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Actual question: Is Trump’s female outreach a parody?

Donald Trump, much like post-2014 Taylor Swift, is having his feminist rebranding moment. His reinvented self doesn’t completely hinge on surrounding himself with a "squad" of extremely beautiful, mostly white women (although he seems to be generally good at that), but it does include throwing his own Trump-Pence "Women’s Empowerment Tour."

Oh, sweet, Donald Trump is going to ... empower me?

Leaving aside the fact that his campaign decided to announce this female voter outreach at the home and garden show in Columbus, Ohio (I guess all the non-clichéd lady places were taken that day), the women’s issues discussed by the surrogates for this campaign made it even worse, because according to the Mansfield News Journal, "none of the speakers touched on women's rights or women's health issues."

When asked by reporters what the goal of the tour was, Lara Trump (the candidate’s daughter-in-law and one of the surrogates for the project) candidly responded, "We really don’t have any idea what we’re doing, except we said, ‘We’ve got to go out and tell people what a great guy Donald Trump is." So it seems like the Trump campaign’s most pressing women’s issue is Trump’s own character.

Although the female empowerment tour seems to be more about repositioning the candidate than about the actual women he purports to want to "empower," the campaign didn’t stop there to try to chip away at their 9-point deficit with female voters compared with Clinton.

Unrelated to the whirlwind tour, Trump also proposed a new six-week paid maternity leave and child care policy. Although he is charting new territory for his party by even mentioning the words "paid maternity leave," his plan comes with its own set of flaws, the most glaring one being that he hasn’t said how he’d actually pay for it. Instead, he says, the costs will be offset by vague, unverifiable sources like "increases in economic activity," "better trade deals," and "immigration reform."

Which is Trump-speak for "I have no clue."

Donald Trump’s plan isn’t just unrealistic — it’s also archaic because it leaves out half of the US population: men.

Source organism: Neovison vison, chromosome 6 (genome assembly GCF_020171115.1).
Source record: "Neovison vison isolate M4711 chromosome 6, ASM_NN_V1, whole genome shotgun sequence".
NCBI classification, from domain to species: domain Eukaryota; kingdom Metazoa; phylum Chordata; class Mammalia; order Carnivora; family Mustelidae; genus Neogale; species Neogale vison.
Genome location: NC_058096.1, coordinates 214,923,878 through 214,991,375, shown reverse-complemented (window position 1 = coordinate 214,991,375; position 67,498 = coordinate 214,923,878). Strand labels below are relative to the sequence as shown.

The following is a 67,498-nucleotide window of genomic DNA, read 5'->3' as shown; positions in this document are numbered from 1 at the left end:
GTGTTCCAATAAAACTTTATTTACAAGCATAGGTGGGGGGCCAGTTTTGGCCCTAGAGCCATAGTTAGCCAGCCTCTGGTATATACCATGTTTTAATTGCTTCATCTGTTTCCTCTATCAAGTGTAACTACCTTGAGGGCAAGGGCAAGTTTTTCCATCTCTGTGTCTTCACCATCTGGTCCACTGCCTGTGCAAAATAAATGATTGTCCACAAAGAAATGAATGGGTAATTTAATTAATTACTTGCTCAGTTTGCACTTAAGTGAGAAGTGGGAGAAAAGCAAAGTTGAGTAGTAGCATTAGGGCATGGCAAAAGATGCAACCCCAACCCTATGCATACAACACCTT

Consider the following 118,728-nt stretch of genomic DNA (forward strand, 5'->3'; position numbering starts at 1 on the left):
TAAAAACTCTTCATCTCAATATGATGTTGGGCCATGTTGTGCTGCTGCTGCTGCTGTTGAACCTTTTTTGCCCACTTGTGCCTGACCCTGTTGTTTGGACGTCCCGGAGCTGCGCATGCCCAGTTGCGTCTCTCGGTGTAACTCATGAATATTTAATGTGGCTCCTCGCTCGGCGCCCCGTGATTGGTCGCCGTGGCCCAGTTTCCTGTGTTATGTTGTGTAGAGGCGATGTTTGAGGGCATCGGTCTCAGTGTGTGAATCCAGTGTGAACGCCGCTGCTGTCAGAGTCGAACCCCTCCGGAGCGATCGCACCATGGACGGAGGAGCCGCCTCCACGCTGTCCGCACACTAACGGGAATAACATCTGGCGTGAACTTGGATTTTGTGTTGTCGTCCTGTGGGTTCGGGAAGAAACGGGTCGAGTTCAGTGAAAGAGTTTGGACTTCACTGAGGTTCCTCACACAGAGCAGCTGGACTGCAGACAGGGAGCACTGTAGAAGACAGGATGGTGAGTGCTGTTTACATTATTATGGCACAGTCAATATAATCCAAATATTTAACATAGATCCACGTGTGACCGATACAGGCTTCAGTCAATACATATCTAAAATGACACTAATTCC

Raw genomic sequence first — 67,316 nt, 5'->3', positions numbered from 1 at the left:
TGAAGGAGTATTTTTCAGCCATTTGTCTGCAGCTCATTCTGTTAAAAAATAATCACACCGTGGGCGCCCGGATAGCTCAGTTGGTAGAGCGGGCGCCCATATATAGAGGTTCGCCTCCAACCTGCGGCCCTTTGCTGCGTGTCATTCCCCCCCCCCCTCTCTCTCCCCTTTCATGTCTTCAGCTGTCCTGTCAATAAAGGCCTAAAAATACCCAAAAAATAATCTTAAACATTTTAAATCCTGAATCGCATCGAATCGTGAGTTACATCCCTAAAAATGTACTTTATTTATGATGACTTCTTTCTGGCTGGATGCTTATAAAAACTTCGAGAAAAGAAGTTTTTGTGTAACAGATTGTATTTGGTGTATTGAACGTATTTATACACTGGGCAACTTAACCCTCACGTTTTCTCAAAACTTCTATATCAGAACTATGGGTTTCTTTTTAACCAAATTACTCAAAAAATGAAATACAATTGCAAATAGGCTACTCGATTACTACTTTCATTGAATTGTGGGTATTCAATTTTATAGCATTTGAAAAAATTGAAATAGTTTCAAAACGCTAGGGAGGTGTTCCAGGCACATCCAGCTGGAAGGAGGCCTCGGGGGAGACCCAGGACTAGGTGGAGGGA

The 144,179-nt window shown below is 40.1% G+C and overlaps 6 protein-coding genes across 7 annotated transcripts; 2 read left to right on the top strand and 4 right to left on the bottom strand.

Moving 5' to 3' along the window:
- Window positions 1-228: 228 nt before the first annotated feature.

Just like having "blood coming out of your whatever," his parental policy is just for ladies, which reinforces the idea that it’s not a man’s job to care for babies and that workplaces shouldn’t account for it. Many economists argue only offering maternity leave actually hurts all women in the workplace, not just moms, because it can invite hiring discrimination against women in general.

If it sounds crazy that a boss would be reluctant to employ a mother, Trump joked back in March that he shouldn’t fire his daughter Ivanka, a top figure in his campaign, for having a baby because she "had a baby, like, five days ago" and was already back working on the campaign trail. He also described pregnant employees as "an inconvenience" during a 2004 interview with NBC’s Dateline.

Trump could actually help mothers by ensuring men can do their fair share as partners, but given the candidate’s past comments on his own views of fatherhood, it’s no surprise his parental leave policy leaves men out of the tricky business of caring for their own offspring. In an interview with Anthony Cumia in November 2005, Trump claimed that men who help raise their children by, say, changing diapers are acting "like the wife."

Trump’s policy also doesn’t explicitly help male same-sex couples who have children or men with primary child rearing duties. His policy proposal says the law will apply to all couples recognized by federal law, but the policy overall does not seem to apply to men. Overall, about a quarter of all same-sex couples are raising children.

And of course it’s hard to believe Trump is dedicated to bettering the lives of mothers in the workplace when he himself often has not offered maternity leave to many of his own employees. The fact that Roger Ailes, a high-profile serial sexual harasser, is reportedly helping him with debate prep also doesn’t signal he has working women’s best interests at heart.

But it’s not like Donald Trump believes sexual harassment is a serious problem that should to be tackled by anyone but the person it’s happening to. No wonder he’s still willing to go on the record calling Ailes as a "very, very good person" despite being ousted for demeaning women on the regular.

Like much of Trump’s campaign, his feminist rebrand seems more like a publicity stunt than an actual attempt to better the lives of the people he purports to want to serve with his presidency. Trump is scrambling for the female vote, but frankly, women may be starting to smell his desperation.

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